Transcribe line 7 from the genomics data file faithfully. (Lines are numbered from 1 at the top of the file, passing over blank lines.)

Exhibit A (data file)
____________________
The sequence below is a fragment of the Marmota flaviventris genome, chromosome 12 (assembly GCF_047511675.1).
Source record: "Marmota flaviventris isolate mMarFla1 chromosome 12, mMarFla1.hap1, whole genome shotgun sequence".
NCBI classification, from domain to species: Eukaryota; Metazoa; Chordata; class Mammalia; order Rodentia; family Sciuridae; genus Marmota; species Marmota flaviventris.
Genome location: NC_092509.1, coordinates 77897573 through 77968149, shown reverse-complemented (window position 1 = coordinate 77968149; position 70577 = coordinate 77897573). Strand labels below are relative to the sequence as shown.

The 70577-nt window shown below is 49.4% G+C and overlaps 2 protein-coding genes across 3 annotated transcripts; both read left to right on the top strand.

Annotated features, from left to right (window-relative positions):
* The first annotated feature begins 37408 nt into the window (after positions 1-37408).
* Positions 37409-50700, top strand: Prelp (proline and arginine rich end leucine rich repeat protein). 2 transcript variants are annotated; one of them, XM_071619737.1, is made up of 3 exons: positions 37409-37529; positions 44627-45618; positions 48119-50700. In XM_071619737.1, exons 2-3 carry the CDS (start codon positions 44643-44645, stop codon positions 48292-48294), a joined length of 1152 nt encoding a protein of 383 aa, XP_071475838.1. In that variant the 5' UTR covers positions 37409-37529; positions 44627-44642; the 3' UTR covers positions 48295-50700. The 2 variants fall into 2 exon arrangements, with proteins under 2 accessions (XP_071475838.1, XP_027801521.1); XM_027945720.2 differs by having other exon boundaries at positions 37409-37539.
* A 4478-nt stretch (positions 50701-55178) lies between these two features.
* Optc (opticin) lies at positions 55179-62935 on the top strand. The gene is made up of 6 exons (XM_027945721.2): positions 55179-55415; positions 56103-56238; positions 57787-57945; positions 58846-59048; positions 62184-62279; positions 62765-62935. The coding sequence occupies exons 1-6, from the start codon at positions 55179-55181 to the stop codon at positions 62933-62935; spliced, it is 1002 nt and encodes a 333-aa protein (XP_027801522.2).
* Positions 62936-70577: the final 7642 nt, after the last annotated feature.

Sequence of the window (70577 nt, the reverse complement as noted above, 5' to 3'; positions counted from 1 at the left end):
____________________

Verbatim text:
* The first annotated feature begins 37408 nt into the window (after positions 1-37408).